The world’s youngest billionaire is distancing himself ever so slightly from the social networking giant he helped to create. Forms filed with the SEC on Wednesday show that Facebook cofounder Dustin Moskovitz sold 450,000 shares since last Friday –less than 1% of his stake in Facebook.
A financial filing with the Securities and Exchange Commission shows Moskovitz sold three tranches of shares from his personal trust between last Friday and Tuesday for an average of $19.61 a share, pocketing about $7.5 million dollars after taxes. He still owns just over 133.2 million shares, which represents about 6.2% of shares outstanding in the Menlo Park, Calif.-based company.
Moskovitz’s sale, though small, represents a growing trend of early Facebook employees and investors who have sold in the last week. On Monday, the company’s first institutional investor, Peter Thiel, and his venture capital firm Founders Fund revealed through financial filings that they had sold over 20.1 million Facebook shares since last Thursday. Venture firms Accel Partners and Greylock Partners also distributed Facebook shares to its investors, giving them the option to sell their shares, as my colleague Eric Savitz explains here.
The spate of share sales came after the first of a series lockup agreements between early investors and the social networking company expired last Thursday, giving some shareholders the opportunity to offload stock onto the open market. In the months ahead, over 1 billion shares will become freed from lockup agreements, worrying some investors that Facebook, down to nearly half of its initial public offering price of $38, may continue to fall as those with currently locked shares seek to cash in on their positions.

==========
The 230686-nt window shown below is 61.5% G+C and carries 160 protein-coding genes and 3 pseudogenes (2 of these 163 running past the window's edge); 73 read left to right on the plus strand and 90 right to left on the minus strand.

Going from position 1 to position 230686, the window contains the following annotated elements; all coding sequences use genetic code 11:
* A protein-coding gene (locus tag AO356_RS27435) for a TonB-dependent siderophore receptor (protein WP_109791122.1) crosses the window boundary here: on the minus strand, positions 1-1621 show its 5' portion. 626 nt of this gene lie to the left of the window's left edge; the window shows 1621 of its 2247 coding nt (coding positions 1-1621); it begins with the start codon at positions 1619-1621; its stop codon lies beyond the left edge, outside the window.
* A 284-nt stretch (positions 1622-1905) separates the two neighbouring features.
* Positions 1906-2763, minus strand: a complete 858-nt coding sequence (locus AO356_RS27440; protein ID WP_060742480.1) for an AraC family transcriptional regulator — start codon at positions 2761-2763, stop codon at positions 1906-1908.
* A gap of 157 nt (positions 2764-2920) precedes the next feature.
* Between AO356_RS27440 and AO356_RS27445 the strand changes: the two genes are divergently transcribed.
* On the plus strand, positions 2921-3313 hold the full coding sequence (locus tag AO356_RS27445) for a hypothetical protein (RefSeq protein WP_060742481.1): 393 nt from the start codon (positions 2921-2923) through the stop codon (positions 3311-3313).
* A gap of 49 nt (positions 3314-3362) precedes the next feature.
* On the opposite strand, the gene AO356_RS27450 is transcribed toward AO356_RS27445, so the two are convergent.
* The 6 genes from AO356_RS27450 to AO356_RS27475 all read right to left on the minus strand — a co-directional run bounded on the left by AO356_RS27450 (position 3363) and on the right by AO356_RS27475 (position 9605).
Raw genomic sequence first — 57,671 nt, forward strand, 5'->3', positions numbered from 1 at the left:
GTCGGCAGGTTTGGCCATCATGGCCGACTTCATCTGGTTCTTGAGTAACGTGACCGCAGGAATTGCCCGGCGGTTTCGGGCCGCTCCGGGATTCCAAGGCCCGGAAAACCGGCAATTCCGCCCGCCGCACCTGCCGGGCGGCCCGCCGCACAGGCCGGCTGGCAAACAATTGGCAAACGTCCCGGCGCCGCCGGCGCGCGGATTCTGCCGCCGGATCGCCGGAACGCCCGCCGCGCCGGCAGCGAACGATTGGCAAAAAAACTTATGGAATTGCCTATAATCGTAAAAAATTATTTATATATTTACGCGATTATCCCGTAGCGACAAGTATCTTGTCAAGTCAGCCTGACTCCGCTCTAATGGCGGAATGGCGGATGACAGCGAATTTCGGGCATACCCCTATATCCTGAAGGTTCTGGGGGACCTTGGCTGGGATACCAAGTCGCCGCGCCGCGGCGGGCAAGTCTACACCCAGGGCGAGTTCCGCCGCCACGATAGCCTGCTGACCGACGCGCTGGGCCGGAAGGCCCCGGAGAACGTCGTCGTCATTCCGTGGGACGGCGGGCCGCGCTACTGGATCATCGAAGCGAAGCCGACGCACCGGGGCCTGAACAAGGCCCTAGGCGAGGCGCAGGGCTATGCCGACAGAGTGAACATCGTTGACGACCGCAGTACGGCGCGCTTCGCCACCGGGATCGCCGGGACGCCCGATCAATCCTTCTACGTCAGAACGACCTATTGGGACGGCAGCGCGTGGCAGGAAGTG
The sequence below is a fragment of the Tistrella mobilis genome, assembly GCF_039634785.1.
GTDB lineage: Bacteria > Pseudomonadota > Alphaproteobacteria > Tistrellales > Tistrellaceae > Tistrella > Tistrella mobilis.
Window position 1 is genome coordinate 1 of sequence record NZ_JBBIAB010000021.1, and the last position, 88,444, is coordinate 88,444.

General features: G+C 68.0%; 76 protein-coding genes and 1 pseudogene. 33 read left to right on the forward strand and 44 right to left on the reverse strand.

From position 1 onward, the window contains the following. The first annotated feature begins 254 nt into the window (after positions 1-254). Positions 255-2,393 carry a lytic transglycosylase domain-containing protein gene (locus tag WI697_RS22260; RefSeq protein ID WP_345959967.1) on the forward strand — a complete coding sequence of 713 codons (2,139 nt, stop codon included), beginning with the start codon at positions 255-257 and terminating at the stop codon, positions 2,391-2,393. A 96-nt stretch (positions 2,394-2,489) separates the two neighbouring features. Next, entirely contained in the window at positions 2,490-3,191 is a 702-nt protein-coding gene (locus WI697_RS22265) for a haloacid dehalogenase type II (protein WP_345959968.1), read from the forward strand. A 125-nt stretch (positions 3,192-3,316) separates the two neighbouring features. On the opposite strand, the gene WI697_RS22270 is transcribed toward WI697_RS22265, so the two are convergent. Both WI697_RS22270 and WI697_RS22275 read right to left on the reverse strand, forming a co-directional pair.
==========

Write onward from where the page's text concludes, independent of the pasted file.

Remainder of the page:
Moskovitz, worth $3.5 billion as of FORBES 2012 World’s Billionaires list in March, is the first of Facebook’s five cofounders to reveal that he has sold shares since the company’s May IPO. Moskovitz’ net worth has fallen to a recent $2.7 billion as Facebook shares have dropped in value. During the IPO, Moskovitz did not sell any shares; filings show that he intended to sell 7.5 million shares in an over-allotment option, proverbially known as the greenshoe. The greenshoe gives bankers the option to sell more shares during the IPO if an offering is oversubscribed. In Facebook’s case, the greenshoe was not exercised.
Before selling last week, Moskovitz converted 7.5 million super-voting Class B shares into Class A shares so that he could sell on the Nasdaq. He still holds 7.05 million Class A shares, which he can sell at a later date.
Moskovitz, one of Zuckerberg’s roommates at Harvard, left Facebook in 2008 to start Asana, a collaboration and messaging software company.
A spokesperson for Facebook declined to comment.
Facebook closed up 1.46% Wednesday at $19.44 a share.